Most people who've cited this quotation (including myself, I'm sure) did so because Lewis Drummond attributed it to Spurgeon in his definitive 1992 biography, Spurgeon: The Prince of Preachers (pg 223). But Drummond didn't cite the original source (for a reason).
Neither did W. A. Criswell in his 1955 sermon “Nothing But Jesus”:
“And somebody came to Mr. Spurgeon and said, 'Mr. Spurgeon, a man who’d heard you preach a lot said you have just one sermon, just one sermon, and you preach that sermon all the time.' And Mr. Spurgeon replied, 'That’s right. That’s right.' He said, 'Wherever in the Bible I take my text, I make a beeline to the cross and start preaching about the Lord Jesus.'”
Spurgeon never published the word “beeline” in his books or sermons. The word originated in America in the early 19th century. By 1891, James M. Dixon defined the idiom “to make a bee-line” as “following a straight course, as a bee is supposed to do” (see Dictionary of Idiomatic English Phrases, 1891, pg. 28).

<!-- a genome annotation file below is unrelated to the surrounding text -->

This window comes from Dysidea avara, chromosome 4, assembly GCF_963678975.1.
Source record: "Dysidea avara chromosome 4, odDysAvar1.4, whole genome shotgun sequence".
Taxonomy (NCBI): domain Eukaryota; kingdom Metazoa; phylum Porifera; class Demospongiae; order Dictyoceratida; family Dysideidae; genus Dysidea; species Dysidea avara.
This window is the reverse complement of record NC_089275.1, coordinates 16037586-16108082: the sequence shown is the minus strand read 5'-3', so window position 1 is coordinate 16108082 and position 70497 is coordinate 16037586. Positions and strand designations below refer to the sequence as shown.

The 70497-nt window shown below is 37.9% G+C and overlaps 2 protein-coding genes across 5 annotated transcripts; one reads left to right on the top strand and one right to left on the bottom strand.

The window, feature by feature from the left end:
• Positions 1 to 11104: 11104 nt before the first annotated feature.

Spurgeon would've been familiar with this word, but did he “make a beeline to the cross” in his preaching?
In one sense, yes. In his 1859 sermon “Christ Precious to Believers,” Spurgeon quoted a Welsh minister as saying (though this, too, is often falsely attributed to Spurgeon):
“I have never yet found a text that had not got a road to Christ in it, and if I ever do find one that has not a road to Christ in it, I will make one; I will go over hedge and ditch but I would get at my Master, for the sermon cannot do any good unless there is a savour of Christ in it.”
But the answer is also no. In Spurgeon’s personal copy of Frank Cheshire’s Bees & Bee-Keeping (1886) the expression “beeline” is critiqued:
“Bees are accomplished fliers, but they never traverse the air with the same directness as many birds, so that the expression 'bee line,' used by bee-hunters, needs to be accepted in a modified sense. It is their habit to skim along, in extended sweeps, alternately curving to the right and left.”
This modified definition of “beeline” better characterized Spurgeon’s preaching. Instead of flying in a straight line to the cross, Spurgeon zig-zagged his way through Scripture to Calvary.
So while Spurgeon never said this quote, it's consistent with his hermeneutic.
If you can prove me wrong by locating the original source of the exact quotation for any of these quotes, I’ll tip my hat in your direction and send you some Spurgeon bling from the Spurgeon Library.